If the parents do not propose to apply for a parental order (for example if they are not eligible, or have not applied within six months of the birth) then they might be in a ‘private foster’ arrangement. However, this will depend on a number of factors, including whether one of the intended parents is a legal parent and whether the surrogate is a family member. If the arrangement is a private foster arrangement (i.e. adults caring for a non-related child), the parents must notify social services, and they commit a criminal offence if they fail to do so. Social services then have a legal obligation to oversee their care on a regular basis.

Who is entitled to leave from work?

Surrogates, like all other birth mothers (including those who relinquish children for adoption) are entitled to full maternity leave and pay.

As from April 2015, section 122 of the Children and Families Act 2014 in addition gave intended parents the right to a special form of adoption leave and pay created for surrogacy.

The rules allow intended parents who intend to apply for a parental order to claim adoption leave for surrogate.  The rules apply equally to different-sex parents, same-sex parents and single parents, although if the intended parents are a couple they must choose which of them claims the main adoption leave (giving the equivalent of maternity leave and pay), with the other then being entitled to paternity leave and pay.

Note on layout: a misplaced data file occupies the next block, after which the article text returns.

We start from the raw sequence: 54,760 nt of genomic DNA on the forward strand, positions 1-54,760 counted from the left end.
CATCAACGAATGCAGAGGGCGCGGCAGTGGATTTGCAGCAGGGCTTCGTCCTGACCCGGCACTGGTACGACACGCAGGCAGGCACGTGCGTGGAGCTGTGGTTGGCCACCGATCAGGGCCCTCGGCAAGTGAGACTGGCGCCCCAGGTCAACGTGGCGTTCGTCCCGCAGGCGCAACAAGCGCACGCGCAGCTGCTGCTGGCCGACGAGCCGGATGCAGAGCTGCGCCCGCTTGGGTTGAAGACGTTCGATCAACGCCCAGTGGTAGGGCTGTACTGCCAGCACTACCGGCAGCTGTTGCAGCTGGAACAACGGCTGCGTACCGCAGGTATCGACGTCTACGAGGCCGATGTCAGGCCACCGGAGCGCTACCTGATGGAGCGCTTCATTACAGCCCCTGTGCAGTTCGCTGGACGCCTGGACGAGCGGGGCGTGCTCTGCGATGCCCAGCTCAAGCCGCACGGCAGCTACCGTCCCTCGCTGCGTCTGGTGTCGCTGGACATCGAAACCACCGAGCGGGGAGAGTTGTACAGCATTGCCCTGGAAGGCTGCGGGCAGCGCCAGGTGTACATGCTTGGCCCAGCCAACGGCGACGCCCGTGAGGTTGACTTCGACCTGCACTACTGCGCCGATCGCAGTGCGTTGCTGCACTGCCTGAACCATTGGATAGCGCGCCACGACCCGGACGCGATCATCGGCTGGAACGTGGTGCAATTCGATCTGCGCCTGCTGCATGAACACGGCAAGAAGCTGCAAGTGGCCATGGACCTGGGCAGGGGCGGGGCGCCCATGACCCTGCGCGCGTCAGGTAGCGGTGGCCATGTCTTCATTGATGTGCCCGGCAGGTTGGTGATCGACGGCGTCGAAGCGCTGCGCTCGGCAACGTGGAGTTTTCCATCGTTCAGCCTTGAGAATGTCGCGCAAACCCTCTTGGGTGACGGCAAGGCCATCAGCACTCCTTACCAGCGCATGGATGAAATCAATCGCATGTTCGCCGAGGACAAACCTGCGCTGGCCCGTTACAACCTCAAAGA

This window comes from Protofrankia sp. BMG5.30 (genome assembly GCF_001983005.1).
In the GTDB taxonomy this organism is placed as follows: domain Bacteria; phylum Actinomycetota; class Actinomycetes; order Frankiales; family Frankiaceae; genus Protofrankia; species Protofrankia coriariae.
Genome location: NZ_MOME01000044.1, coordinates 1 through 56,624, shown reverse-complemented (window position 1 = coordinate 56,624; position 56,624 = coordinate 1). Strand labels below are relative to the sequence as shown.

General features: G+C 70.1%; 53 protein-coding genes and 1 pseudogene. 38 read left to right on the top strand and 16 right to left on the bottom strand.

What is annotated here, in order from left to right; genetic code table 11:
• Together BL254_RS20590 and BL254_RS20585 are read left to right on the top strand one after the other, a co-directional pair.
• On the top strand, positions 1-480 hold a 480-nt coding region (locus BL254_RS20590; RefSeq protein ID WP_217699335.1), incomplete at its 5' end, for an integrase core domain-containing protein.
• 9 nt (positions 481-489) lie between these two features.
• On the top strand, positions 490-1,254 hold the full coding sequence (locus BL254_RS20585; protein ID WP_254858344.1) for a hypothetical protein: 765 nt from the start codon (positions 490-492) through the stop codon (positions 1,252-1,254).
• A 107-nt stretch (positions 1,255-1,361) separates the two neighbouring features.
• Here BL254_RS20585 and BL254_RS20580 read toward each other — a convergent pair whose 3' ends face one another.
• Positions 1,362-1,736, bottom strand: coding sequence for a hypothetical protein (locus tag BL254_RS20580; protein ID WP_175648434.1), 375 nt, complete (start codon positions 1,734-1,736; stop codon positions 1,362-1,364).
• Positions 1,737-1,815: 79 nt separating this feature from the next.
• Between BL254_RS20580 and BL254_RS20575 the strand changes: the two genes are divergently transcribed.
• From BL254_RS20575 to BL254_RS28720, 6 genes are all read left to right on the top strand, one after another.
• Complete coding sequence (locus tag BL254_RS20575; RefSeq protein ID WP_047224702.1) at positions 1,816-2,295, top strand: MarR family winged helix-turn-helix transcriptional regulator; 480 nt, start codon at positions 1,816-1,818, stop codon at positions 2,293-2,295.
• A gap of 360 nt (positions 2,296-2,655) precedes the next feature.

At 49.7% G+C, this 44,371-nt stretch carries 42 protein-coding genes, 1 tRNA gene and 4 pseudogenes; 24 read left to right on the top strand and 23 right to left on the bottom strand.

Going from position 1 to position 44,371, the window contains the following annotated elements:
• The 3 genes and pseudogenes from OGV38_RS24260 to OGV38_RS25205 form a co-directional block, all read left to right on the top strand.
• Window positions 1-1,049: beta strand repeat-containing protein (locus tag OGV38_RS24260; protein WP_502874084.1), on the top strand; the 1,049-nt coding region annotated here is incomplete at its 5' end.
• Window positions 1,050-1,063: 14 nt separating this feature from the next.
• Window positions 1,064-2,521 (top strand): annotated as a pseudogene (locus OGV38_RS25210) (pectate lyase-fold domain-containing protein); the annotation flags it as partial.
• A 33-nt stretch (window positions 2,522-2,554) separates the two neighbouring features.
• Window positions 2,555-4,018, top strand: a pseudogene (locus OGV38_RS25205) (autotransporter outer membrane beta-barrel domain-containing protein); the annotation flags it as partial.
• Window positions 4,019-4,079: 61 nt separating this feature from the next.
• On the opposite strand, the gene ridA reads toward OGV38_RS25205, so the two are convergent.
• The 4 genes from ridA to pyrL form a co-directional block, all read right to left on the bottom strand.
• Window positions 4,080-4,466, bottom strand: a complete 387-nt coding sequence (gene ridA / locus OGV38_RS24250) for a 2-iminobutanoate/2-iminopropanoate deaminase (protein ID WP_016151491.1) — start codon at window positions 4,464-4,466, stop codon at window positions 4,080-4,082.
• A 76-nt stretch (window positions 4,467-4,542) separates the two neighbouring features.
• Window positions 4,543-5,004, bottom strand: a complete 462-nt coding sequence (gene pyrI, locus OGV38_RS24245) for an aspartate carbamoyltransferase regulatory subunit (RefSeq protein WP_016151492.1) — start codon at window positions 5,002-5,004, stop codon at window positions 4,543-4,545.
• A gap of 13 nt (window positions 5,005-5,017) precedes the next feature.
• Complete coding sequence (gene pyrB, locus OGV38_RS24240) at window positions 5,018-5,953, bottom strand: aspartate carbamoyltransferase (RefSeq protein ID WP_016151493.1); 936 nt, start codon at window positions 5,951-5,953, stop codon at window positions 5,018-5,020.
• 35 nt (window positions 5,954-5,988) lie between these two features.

Entitlement begins from the date of birth, whether the child is born in the UK or overseas.  Intended parents may be asked to provide evidence of their due date and their intention to apply for a parental order, which could be in the form of a statutory declaration or a letter from a lawyer representing them in their intended application.  They do not need to provide a MATB1 certificate to confirm the pregnancy because this document is the surrogate’s legal document, not theirs, and because if their surrogate is based outside the UK she will not be issued with one in any event.

What if the worst happens?  Wills and surrogacy

It is always sensible advice to make a will if you are responsible for young children, but in surrogacy cases it is even more important because the limbo period of legal status leaves everyone even more unprotected if someone dies unexpectedly.

All those involved in a surrogacy arrangement should therefore make or update their wills:

  • The surrogate and her partner should appoint the intended parents as legal guardians of their child so there is a clear transfer of parental responsibility if they die, and should exclude the surrogate-born child from having any rights of inheritance from them so their own children are not partially disinherited if they die.
  • The intended parents should provide for any payments owed to their surrogate to be paid from their estate, and should protect their child (both by appointing guardians to step into their shoes if they die, and by giving their child a clear right of inheritance even if he or she is not their legal child). Intended parents may want to cover other scenarios too. For example, they can provide for the survivor of them to make a parental order application on their behalf, following the case of Re X (2020) in which an intended father died unexpectedly during the pregnancy but his widow was permitted to make a joint parental order application so they could both be recorded on their child’s birth certificate (the father posthumously).  They may also want to provide additional consents for any gametes or embryos remaining in storage, to ensure that the survivor of them would be able to use them if he or she wishes to do so.

Care needs to taken over the definitions used, so it is advisable to have the wills drawn up by a specialist.